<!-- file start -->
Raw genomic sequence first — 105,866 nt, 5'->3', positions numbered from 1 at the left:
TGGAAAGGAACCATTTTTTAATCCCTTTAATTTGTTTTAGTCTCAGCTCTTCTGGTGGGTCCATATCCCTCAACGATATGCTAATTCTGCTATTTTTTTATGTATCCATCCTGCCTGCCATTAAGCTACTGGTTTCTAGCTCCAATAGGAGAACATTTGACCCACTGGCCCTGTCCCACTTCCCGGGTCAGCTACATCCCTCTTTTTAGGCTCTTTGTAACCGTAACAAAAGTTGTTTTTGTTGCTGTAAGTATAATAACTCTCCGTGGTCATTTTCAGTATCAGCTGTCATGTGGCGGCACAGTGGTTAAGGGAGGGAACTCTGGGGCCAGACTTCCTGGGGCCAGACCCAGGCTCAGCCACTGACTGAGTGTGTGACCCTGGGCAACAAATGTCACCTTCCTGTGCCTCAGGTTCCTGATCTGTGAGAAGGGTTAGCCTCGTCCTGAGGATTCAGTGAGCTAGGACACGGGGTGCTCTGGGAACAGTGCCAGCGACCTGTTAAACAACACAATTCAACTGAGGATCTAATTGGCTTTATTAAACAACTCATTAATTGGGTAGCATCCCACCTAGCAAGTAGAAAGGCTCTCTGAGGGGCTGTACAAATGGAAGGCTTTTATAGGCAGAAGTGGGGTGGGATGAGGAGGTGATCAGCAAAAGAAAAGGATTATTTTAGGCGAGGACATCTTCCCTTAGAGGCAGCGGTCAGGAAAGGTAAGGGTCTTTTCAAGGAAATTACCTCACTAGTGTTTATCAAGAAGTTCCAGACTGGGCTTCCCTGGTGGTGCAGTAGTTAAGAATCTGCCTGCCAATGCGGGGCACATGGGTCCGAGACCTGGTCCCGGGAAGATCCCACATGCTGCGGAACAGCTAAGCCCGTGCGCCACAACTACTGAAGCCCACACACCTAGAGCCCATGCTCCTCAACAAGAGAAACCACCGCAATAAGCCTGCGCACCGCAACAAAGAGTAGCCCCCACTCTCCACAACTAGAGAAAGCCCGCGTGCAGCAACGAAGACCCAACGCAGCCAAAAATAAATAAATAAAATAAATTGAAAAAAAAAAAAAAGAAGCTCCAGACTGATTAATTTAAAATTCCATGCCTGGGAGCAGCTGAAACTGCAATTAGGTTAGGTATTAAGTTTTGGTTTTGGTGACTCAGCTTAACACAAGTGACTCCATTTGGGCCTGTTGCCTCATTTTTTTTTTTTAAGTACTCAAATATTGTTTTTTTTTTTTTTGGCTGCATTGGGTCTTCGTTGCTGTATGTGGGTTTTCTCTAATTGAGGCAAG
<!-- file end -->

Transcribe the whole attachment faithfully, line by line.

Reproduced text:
Raw genomic sequence first — 105,866 nt, 5'->3', positions numbered from 1 at the left:
TGGAAAGGAACCATTTTTTAATCCCTTTAATTTGTTTTAGTCTCAGCTCTTCTGGTGGGTCCATATCCCTCAACGATATGCTAATTCTGCTATTTTTTTATGTATCCATCCTGCCTGCCATTAAGCTACTGGTTTCTAGCTCCAATAGGAGAACATTTGACCCACTGGCCCTGTCCCACTTCCCGGGTCAGCTACATCCCTCTTTTTAGGCTCTTTGTAACCGTAACAAAAGTTGTTTTTGTTGCTGTAAGTATAATAACTCTCCGTGGTCATTTTCAGTATCAGCTGTCATGTGGCGGCACAGTGGTTAAGGGAGGGAACTCTGGGGCCAGACTTCCTGGGGCCAGACCCAGGCTCAGCCACTGACTGAGTGTGTGACCCTGGGCAACAAATGTCACCTTCCTGTGCCTCAGGTTCCTGATCTGTGAGAAGGGTTAGCCTCGTCCTGAGGATTCAGTGAGCTAGGACACGGGGTGCTCTGGGAACAGTGCCAGCGACCTGTTAAACAACACAATTCAACTGAGGATCTAATTGGCTTTATTAAACAACTCATTAATTGGGTAGCATCCCACCTAGCAAGTAGAAAGGCTCTCTGAGGGGCTGTACAAATGGAAGGCTTTTATAGGCAGAAGTGGGGTGGGATGAGGAGGTGATCAGCAAAAGAAAAGGATTATTTTAGGCGAGGACATCTTCCCTTAGAGGCAGCGGTCAGGAAAGGTAAGGGTCTTTTCAAGGAAATTACCTCACTAGTGTTTATCAAGAAGTTCCAGACTGGGCTTCCCTGGTGGTGCAGTAGTTAAGAATCTGCCTGCCAATGCGGGGCACATGGGTCCGAGACCTGGTCCCGGGAAGATCCCACATGCTGCGGAACAGCTAAGCCCGTGCGCCACAACTACTGAAGCCCACACACCTAGAGCCCATGCTCCTCAACAAGAGAAACCACCGCAATAAGCCTGCGCACCGCAACAAAGAGTAGCCCCCACTCTCCACAACTAGAGAAAGCCCGCGTGCAGCAACGAAGACCCAACGCAGCCAAAAATAAATAAATAAAATAAATTGAAAAAAAAAAAAAAGAAGCTCCAGACTGATTAATTTAAAATTCCATGCCTGGGAGCAGCTGAAACTGCAATTAGGTTAGGTATTAAGTTTTGGTTTTGGTGACTCAGCTTAACACAAGTGACTCCATTTGGGCCTGTTGCCTCATTTTTTTTTTTTAAGTACTCAAATATTGTTTTTTTTTTTTTTGGCTGCATTGGGTCTTCGTTGCTGTATGTGGGTTTTCTCTAATTGAGGCAAG